(This post is part of Politics for Worldbuilders, an occasional series.)
Let’s say you have an idea for a story that involves a society of people who don’t have a fixed home. Perhaps they are wandering cattle-herders, or perhaps they forage for roots and berries in the jungle, or perhaps they are wandering space-gypsies who survive off of volatile gases harvested with ramscoops. In any case, these exercises should help you flesh out your idea consistently, and understand how it can drive conflict and story dynamism.
- Spend a few minutes and list five possible reasons why your band chooses not to have a fixed home. (You don’t have to use all five in the actual story. Brainstorm.)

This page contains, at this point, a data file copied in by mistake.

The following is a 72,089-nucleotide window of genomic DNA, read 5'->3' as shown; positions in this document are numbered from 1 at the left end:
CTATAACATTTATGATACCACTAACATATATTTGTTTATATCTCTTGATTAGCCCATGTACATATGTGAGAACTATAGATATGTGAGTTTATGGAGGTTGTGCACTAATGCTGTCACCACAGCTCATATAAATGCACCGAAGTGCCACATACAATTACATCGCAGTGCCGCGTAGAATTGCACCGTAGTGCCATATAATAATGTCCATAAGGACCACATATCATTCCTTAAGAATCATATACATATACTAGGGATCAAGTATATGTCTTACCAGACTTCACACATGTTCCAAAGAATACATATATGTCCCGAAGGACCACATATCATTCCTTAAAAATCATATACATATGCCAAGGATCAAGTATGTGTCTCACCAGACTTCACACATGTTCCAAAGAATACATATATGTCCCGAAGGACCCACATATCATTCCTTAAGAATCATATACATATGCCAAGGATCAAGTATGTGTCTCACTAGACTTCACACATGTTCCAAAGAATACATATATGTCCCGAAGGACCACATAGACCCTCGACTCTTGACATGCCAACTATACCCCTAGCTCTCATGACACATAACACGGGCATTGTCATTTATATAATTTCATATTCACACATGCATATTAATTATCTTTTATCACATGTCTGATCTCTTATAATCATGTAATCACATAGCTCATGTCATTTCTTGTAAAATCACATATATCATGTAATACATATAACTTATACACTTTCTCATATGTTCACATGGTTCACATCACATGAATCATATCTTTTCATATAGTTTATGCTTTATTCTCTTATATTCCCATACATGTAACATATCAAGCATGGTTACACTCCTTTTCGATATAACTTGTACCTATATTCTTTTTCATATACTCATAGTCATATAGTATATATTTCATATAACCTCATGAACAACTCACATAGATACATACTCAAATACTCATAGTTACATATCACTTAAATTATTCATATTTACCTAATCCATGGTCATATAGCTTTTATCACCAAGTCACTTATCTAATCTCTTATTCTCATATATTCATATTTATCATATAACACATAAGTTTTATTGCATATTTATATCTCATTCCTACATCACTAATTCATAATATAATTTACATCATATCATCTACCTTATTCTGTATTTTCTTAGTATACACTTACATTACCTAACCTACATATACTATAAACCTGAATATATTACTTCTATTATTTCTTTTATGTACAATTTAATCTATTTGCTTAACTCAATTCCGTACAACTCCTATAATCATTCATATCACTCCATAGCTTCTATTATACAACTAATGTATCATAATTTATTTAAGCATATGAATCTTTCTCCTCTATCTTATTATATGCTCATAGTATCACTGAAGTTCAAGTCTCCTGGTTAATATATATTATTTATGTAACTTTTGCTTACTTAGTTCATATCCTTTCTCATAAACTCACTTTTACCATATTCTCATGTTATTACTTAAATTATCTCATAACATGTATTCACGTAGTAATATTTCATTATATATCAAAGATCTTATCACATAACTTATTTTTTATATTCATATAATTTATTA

- What forms of wealth might be different between people? Try to list at least three. Does a given form of wealth tend to be dissipated over time, via feasting or gifting or divisions between heirs or another means? Or does it build on itself?
- What special status might someone in the band (or some family) have that others do not? Try to list at least three, remembering that not all special statuses need be in the same family. (For example, one family might be chiefs, another might be shamans, another might have the hereditary right to guard the Sacred Hospitality Blanket, and so on.) How might such status be gained or lost?
- How does the band handle internal conflict? Are there mechanisms for doing this? Would conflict threaten to tear apart the band? What is at stake?
- Why might outsiders come into conflict with your band? List five possible reasons. (“We raid their settlements and take slaves and plunder” is an acceptable reason! So is “They want to wear our sparkly purple skin as trophies.” What else?)
- Why does having a wandering band fit in this story? What aspect of such a band fits the theme or the conflict?
Suggestions for more? Let me know in the comments!